In 1974, a landmark year for the benefit, an agreement reached between a patchwork of different industries and unions within New South Wales cleared the way for a ‘just and desirable’ 17.5 per cent annual leave loading. Following this agreement, and the decision of the NSW government to match its public servants annual leave loading to the federal level of 17.5 per cent.

A national standard?

While the right to paid annual leave is guaranteed within the National Employment Standards under section 84 of the Fair Work Act 2009, the right to annual leave loadingis not. Instead, it is enshrined within major federal awards and therefore only applicable to individuals employed under those awards, or individuals whose enterprise agreement or employment contract specifies such a loading.

Sectors covered by awards conferring annual leave loading include the fast food industry, the hair and beauty industry, the building and construction industry, clerical staff in the private sector and some public servants. These awards specify the loading must be either 17.5 per cent or the greater of weekend/shift penalty rates and the national standard.

A Delicate Balance

While inherent differences in perspective between employees and employers create significant potential for conflicting opinions, establishing a loading that compensates for regular additional wages earned through supplementary payments reflects the championed Australian ideal of giving everyone a fair-go.

Further, from a purely utilitarian perspective, employees that are well-rested after a refreshing holiday are more productive after returning to work than employees who are stressed about financing their holiday or, worse, disgruntled about being unable to afford a holiday in the first place.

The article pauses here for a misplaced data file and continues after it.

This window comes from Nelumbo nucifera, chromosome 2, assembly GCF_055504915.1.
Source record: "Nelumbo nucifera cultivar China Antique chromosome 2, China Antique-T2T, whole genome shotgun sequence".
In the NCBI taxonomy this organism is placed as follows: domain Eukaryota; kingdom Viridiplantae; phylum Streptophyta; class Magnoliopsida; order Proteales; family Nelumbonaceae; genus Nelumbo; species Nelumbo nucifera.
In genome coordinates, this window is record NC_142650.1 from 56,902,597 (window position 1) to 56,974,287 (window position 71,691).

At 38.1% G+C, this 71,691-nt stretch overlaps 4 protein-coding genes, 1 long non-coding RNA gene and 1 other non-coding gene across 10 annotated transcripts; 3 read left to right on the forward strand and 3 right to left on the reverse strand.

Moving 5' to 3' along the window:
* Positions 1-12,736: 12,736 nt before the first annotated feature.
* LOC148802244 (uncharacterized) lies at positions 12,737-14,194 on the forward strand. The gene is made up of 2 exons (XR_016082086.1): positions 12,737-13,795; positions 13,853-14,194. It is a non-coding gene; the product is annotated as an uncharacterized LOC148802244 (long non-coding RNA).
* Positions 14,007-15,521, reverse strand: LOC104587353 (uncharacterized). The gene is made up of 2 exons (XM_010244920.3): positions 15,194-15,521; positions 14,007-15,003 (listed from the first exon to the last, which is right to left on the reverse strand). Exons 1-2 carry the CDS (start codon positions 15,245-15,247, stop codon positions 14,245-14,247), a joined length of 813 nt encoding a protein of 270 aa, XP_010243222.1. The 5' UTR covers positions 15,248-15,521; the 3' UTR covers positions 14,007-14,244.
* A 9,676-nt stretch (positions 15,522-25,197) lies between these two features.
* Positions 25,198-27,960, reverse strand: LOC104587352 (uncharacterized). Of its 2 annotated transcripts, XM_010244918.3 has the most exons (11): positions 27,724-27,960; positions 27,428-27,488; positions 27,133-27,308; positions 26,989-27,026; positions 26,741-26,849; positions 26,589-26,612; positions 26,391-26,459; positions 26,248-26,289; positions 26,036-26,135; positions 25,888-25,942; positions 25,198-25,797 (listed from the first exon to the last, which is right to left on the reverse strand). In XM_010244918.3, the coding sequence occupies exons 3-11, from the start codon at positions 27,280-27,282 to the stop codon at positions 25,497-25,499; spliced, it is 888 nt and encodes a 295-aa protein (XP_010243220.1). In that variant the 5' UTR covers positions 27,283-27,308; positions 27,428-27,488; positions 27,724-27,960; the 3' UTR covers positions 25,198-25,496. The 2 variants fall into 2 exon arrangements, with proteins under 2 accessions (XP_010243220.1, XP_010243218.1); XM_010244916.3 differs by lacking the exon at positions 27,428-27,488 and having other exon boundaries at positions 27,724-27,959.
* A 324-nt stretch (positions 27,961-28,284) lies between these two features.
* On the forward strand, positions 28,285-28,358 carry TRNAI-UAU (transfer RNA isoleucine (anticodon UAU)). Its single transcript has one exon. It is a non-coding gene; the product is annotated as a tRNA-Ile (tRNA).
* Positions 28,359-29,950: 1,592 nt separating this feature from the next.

Viewed through the eyes of employers, it is understandable the loading may seem an unnecessary burden, particularly for employees who do not regularly receive overtime, shift or other additional payments. For example, the ACT Public Sector Enterprise Award 2016 mandates an annual leave loading of 17.5 per cent for public servants irrespective of whether they would ordinarily receive additional payments. Given many employees work regular business hours throughout the week, it is questionable whether giving them an additional 17.5 per cent above their usual salary during periods of annual leave is fair on the employer.   

However, while annual leave loading may seem unjust when applied to employees who work regular hours, nationally, the vast majority of employees who receive the loading also receive regular additional payments. Given this, the logic for enshrining the additional loading in their annual leave payments seems compelling enough to override employer concerns. Rather than focusing on the (potential) economic losses, employers should focus on the benefits from a rejuvenated and well-holidayed workforce.

A version of this article originally appeared in the May 2018 edition of HRM magazine. Written by Gabrielle Sullivan and Sarah Graham-Higgs of Bradley Allen Love Lawyers.

 


Have an HR question? Access online HR resource AHRI:ASSIST for templates, guidelines and checklists on different HR topics. Exclusive to AHRI members.

7
Leave a reply

avatar
100000
  Subscribe to receive comments  
Notify me of
Girard Dorney, HRM Online
Admin
Girard Dorney, HRM Online

Typo corrected. Thanks everyone!

Kate Norton
Guest
Kate Norton

Many employers will have included the Leave Loading provision within a ‘better off overall’ hourly rate, and therefore not specifically pay 17.5% on annual leave, and pay a higher hourly rate at all times.

More on HRM